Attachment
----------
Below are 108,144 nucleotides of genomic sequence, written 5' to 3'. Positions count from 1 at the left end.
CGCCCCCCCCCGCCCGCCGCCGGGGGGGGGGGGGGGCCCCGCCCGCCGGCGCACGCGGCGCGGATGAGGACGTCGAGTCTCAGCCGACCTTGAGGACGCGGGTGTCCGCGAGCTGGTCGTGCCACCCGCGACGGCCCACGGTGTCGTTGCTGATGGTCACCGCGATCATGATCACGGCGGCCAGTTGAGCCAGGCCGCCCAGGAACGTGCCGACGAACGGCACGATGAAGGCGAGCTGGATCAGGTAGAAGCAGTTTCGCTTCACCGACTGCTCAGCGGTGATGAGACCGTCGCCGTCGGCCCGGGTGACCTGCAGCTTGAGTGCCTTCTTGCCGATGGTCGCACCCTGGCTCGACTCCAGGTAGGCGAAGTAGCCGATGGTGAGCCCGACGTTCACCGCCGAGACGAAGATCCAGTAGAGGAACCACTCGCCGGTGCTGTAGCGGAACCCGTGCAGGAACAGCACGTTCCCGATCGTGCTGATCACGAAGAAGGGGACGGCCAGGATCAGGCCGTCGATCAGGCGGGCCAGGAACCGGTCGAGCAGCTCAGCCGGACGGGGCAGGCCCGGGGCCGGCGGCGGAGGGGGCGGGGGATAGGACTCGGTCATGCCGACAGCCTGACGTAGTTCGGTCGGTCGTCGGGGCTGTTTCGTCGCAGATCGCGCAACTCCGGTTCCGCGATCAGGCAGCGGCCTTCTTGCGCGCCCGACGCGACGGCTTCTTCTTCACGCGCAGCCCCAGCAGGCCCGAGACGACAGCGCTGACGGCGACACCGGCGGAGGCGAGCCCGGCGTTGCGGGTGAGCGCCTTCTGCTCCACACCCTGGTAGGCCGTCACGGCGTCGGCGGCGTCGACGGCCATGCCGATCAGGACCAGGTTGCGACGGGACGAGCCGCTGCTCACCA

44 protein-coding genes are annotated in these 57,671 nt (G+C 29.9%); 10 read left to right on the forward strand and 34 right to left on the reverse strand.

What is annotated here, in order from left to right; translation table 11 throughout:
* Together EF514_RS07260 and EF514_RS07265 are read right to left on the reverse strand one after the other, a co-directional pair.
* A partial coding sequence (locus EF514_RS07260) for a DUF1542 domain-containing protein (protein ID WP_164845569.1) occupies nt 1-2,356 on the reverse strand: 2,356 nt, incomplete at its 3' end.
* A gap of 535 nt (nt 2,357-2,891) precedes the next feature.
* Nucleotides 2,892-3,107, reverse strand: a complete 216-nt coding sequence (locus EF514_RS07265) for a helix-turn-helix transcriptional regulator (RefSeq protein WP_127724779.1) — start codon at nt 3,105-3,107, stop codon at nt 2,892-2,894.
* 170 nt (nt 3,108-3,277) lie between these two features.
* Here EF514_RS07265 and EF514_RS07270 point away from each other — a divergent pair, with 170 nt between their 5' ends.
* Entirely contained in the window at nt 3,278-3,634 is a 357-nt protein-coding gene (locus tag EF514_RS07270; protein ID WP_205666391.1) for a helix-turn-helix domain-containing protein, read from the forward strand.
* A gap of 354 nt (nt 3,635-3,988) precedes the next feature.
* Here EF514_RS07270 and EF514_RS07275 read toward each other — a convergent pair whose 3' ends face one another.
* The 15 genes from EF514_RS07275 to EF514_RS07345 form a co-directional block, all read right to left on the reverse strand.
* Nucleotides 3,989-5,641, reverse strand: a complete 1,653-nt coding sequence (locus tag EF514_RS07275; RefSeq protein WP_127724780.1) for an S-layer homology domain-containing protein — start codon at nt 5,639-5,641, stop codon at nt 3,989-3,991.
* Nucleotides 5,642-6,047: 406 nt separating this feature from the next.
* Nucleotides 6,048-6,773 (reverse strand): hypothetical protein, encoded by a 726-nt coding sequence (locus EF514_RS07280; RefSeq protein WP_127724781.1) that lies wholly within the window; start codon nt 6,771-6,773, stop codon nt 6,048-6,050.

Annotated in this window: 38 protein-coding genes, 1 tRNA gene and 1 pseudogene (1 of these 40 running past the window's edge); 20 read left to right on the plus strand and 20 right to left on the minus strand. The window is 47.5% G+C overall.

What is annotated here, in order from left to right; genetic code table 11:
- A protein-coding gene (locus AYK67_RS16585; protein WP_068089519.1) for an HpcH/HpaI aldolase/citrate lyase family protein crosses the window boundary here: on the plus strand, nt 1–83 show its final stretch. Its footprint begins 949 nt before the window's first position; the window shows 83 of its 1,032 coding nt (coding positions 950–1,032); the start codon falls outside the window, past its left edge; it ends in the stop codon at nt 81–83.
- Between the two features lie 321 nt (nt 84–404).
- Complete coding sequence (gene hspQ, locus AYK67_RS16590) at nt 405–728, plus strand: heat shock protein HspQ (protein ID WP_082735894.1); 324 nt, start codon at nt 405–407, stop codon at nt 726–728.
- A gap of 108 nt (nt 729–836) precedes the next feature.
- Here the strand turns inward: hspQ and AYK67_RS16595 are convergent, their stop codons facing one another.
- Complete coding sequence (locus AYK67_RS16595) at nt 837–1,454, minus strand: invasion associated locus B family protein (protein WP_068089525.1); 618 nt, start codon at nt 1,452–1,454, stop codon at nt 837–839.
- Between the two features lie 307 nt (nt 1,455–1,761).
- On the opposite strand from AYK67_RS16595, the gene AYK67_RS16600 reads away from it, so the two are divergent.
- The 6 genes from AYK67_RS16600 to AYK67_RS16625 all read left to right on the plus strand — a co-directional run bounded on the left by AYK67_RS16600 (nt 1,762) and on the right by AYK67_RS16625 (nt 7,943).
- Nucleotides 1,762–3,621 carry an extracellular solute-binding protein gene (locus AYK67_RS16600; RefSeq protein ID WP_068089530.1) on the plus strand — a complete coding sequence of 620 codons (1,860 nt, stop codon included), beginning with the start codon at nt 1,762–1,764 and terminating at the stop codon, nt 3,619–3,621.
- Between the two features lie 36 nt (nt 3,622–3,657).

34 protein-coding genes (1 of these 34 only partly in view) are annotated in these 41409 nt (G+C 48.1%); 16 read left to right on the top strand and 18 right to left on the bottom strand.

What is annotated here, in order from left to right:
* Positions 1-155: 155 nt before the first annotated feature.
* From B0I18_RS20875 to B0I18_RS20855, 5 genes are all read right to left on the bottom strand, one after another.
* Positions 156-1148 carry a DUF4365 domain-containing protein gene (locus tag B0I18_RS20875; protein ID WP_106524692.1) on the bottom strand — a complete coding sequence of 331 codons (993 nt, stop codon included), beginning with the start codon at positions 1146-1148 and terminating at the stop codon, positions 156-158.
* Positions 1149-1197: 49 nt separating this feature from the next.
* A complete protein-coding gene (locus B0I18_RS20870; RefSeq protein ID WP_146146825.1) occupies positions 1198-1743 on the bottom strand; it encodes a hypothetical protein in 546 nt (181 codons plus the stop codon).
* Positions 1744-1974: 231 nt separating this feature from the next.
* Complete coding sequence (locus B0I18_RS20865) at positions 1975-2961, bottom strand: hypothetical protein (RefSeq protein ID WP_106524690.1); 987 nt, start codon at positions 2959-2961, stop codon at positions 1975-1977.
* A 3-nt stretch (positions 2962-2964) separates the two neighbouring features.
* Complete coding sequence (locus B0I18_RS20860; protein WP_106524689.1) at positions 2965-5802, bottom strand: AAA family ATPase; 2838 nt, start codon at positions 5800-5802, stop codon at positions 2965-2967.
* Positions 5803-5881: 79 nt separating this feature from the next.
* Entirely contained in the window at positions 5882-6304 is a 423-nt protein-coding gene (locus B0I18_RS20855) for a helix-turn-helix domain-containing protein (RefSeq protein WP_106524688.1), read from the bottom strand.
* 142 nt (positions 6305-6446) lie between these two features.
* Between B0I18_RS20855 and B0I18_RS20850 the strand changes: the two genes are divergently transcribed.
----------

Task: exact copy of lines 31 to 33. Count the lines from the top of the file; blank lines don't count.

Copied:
34 protein-coding genes (1 of these 34 only partly in view) are annotated in these 41409 nt (G+C 48.1%); 16 read left to right on the top strand and 18 right to left on the bottom strand.

What is annotated here, in order from left to right:
* Positions 1-155: 155 nt before the first annotated feature.